As US President Joe Biden and congressional Democrats held a series of events on Thursday to mark the anniversary of the January 6 attack on the Capitol, Republicans maintained their silence.
With the House of Representatives out of session and no votes in the Senate, Republican leaders and much of the caucus managed to avoid the commemorations on Capitol Hill.
The relative silence marks an abrupt turnaround from the same day a year ago, when Republican leaders pleaded with former president Donald Trump to call off the violent mob that tried to overturn the presidential election results.
Their overwhelming reticence to speak out also highlights the former president’s continued hold over the party, as the 10 Republicans who voted to impeach him over his role in last year’s events find their political careers in jeopardy.
He is still expected to repeat his unfounded claims of mass voter fraud during a rally in Arizona next week, previewing a potential campaign message for the 2024 elections.
Mr Trump also took aim at the House committee given the task of investigating the events of January 6, which has become a lightning rod of criticism within Mr Trump’s party.
Senate Minority Leader Mitch McConnell was one of the few Republicans to issue a statement condemning last year’s failed insurrection, but he refrained from mentioning Mr Trump, instead accusing Democrats of politicising the attack.
“The United States Capitol, the seat of the first branch of our federal government, was stormed by criminals who brutalised police officers and used force to try to stop Congress from doing its job,” said Mr McConnell.
He went on to accuse Democrats of exploiting the anniversary “to advance partisan policy goals that long predated this event”, saying the opposing party sought “to damage the Senate in a different way from within” — a reference to calls from some within the party to reform the filibuster, thereby making it easier to pass Mr Biden’s legislative agenda without Republican support.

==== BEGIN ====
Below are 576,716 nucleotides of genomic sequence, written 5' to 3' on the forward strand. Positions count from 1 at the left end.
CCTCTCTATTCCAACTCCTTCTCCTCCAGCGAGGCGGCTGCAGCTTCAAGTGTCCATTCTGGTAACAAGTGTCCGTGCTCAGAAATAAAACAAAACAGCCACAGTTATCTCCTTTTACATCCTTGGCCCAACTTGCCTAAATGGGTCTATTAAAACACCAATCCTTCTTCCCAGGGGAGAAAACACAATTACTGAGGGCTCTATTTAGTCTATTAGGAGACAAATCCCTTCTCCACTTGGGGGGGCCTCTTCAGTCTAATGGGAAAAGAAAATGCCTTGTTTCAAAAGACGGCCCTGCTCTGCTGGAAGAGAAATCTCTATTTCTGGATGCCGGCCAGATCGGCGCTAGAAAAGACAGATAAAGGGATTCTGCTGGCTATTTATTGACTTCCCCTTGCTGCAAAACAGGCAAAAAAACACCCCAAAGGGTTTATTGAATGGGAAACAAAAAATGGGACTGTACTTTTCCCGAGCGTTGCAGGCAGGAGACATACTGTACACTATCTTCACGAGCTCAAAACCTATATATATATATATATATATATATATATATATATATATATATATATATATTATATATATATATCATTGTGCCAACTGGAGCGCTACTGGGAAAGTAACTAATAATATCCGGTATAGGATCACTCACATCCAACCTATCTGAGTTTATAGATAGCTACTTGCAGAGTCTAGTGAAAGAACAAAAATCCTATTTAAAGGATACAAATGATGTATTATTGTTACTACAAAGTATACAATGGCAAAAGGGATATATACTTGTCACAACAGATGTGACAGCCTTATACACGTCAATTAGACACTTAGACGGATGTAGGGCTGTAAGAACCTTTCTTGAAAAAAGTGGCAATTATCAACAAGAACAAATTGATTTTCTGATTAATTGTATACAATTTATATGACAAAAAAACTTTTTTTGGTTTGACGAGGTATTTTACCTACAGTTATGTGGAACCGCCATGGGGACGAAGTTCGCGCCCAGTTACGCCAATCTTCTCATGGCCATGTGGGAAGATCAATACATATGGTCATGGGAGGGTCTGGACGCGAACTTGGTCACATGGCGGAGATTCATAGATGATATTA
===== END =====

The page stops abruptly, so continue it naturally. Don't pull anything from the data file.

The messaging marked a departure from last year, when Mr McConnell said Mr Trump was “practically and morally responsible for provoking” the attack.
Mr McConnell travelled to Georgia with several colleagues from his caucus on the January 6 anniversary to attend the funeral of Johnny Isakson, a former Republican senator who died last month.
Unlike Mr McConnell, House Minority Leader Kevin McCarthy declined to even issue a statement — though he echoed similar accusations that Democrats were politicising the event to “divide the country” this week.
Still, Mr McCarthy said last year that Mr Trump “bears responsibility” for the attack and that he had desperately pleaded with the former president by phone to call off the attack.
Republican leaders have likely taken note of the fates of their colleagues who most vociferously condemned Mr Trump’s role in the failed insurrection — going so far as to side with Democrats in his second impeachment vote.
Mr Kinzinger and Anthony Gonzalez are both retiring at the end of the year following backlash among their constituents and members of their own party for siding against Mr Trump.
And Ms Cheney — who was one of the few Republicans to show up on Capitol Hill on the anniversary of the attack with her father, former vice president Dick Cheney — faces an uphill primary battle against a Trump-backed challenger during this year’s midterm election cycle.
Ironically, Ms Cheney’s challenger, Harriet Hageman, was a major critic of Mr Trump during his 2016 presidential campaign.
It is unsurprising that Republican voters have come down hard on Mr Trump’s critics.
A Qunnipiac University poll from October found that 78 per cent of Republicans want the former president to run again in 2024, and 66 per cent of the party’s voters did not view January 6 as an attack on the US government.
Perhaps capitalising on this, two of Mr Trump’s close allies — Matt Gaetz and Marjorie Taylor-Greene — did show up on Capitol Hill on the anniversary.
But instead of attending the memorial, they instead held a press conference during which they echoed conspiracy theories suggesting that the FBI may have instigated the January attack.